exactitude with which the sites can be recovered, on the accuracy of the observations, and on the success with which allowance is made for diurnal changes, regular and irregular. It is thus desirable that the observations at repeat stations should be taken at hours when the regular diurnal changes are slow, and that they should not be accepted unless taken on days that prove to be magnetically quiet. Unless the secular change is exceptionally rapid, it will usually be most convenient in practice to calculate it from or to the middle of the month, and then to allow for the difference between the mean value for the month and the value at the actual hour of observation. There is here a difficulty, inasmuch as the latter part of the correction depends on the diurnal inequality, and so on the local time of the station. No altogether satisfactory method of surmounting this difficulty has yet been proposed. Rücker and Thorpe in their British survey assumed that the divergence from the mean value at any hour at any station might be regarded as made up of a regular diurnal inequality, identical with that at Kew when both were referred to local time, and of a disturbance element identical with that existing at the same absolute time at Kew. Suppose, for instance, that at hour h G.M.T. the departure at Kew from the mean value for the month is d, then the corresponding departure from the mean at a station A degrees west of Kew is rl-e, where e is the increase in the element at Kew due to the regular diurnal ine uality between hour h-A/I5 and hour h. This procedure is simp(le, but is exposed to various criticisms. If we define a diurnal inequality as the result obtained by combining hourly readings from all the days of a month, we can assign a definite meaning to the diurnal inequality for a particular month -of a particular year, and after the curves have been measured we can give exact numerical figures answering to this definition. But the diurnal inequality thus obtained differs, as has been pointed out, from that derived from a limited number of the quietest days of the month, not merely in amplitude but in phase, and the view that the diurnal changes on any individual day can be regarded as made up of a regular diurnal inequality of definite character and of a disturbance element is an hypothesis which is likely at times to be considerably wide of the mark. The extent of the error involved in assuming the regular diurnal inequality the same in the north of Scotland, or the west of Ireland, as in the south-east of England remains to be ascertained. As to the disturbance element, even if the disturbing force were of given magnitude and direction all over the British Isles-which we now know is often very far from the case-its effects would necessarily vary very sensibly owing to the considerable variation in the direction and intens ity of the local undisturbed force. If observations were confined to hours at which the regular diurnal changes are slow, and only those taken on days of little or no disturbance were utilized, corrections combining the effects of regular and irregular diurnal changes could be derived from the records of fixed observations, supposed suitably situated, combined in formulae of the same type as (i).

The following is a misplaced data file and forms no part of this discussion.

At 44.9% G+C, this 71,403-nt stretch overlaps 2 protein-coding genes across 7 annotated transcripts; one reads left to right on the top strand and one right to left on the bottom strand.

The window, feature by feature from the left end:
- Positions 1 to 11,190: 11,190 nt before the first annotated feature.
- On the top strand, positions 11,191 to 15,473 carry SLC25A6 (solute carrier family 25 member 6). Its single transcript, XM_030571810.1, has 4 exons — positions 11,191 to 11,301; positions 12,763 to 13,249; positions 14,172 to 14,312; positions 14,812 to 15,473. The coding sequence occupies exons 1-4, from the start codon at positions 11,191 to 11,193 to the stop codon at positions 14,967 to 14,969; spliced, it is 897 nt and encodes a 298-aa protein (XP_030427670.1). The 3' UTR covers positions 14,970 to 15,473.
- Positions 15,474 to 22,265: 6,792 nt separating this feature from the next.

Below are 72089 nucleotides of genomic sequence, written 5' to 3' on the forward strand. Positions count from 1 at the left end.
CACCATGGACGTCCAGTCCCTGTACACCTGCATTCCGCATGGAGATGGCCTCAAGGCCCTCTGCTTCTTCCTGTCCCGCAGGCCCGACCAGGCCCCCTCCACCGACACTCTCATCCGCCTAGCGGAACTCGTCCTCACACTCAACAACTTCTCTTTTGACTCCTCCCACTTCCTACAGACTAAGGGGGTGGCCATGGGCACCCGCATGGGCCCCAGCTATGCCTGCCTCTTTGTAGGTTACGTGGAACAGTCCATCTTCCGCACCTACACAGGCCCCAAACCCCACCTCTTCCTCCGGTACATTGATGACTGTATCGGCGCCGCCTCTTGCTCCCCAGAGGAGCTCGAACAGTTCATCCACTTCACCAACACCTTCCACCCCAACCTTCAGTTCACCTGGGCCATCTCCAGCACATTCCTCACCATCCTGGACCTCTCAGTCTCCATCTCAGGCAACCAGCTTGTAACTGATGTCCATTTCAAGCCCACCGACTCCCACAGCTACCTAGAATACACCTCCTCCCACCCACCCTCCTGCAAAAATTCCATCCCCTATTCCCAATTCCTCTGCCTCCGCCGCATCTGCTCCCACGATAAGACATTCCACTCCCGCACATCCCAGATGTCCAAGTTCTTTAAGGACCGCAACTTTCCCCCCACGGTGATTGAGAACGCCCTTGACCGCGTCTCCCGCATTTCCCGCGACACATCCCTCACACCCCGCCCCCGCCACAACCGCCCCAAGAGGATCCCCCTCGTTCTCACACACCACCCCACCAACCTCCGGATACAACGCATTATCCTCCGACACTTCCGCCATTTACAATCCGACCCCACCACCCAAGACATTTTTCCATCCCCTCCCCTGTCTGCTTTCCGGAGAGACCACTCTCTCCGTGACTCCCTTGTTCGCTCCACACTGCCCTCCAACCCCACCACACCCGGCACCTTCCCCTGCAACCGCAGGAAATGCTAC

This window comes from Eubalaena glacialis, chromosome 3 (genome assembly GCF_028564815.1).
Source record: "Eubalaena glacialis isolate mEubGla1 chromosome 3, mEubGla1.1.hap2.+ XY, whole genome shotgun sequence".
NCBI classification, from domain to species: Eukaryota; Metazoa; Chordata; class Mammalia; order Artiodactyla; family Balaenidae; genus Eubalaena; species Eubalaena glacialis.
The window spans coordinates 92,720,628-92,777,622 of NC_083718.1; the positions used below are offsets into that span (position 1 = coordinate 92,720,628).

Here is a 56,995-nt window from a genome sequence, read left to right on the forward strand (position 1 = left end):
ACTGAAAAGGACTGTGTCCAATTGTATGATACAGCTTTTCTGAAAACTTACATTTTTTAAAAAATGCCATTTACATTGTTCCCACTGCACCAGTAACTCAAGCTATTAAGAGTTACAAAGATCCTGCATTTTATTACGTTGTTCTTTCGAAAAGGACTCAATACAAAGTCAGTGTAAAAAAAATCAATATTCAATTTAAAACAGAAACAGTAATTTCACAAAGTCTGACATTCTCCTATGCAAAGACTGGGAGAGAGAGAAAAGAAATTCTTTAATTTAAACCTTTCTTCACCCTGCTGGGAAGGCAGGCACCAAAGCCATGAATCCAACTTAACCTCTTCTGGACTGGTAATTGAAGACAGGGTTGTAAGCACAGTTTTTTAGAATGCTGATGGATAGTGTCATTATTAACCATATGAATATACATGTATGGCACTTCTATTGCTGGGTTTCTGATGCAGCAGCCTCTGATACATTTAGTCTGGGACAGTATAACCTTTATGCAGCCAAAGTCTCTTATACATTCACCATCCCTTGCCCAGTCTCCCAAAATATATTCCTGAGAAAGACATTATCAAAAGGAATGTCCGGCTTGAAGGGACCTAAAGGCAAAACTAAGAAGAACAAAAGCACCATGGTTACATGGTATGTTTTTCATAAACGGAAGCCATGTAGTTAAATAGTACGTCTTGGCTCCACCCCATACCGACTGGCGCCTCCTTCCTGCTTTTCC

§ 43. The field results having been reduced to a fixed epoch, it remains to combine them in ways likely to be useful. In most cases the results are embodied in charts, usually of at least two kinds, one set showing only general features, the other the chief local peculiarities. Charts of the first kind resemble the world charts (figs. I to 4) in being free from sharp twistin s and convolutions. In these the declination for instance at a fixed geographical position on a particular isogonal is to be regarded as really a mean from a considerable surrounding area.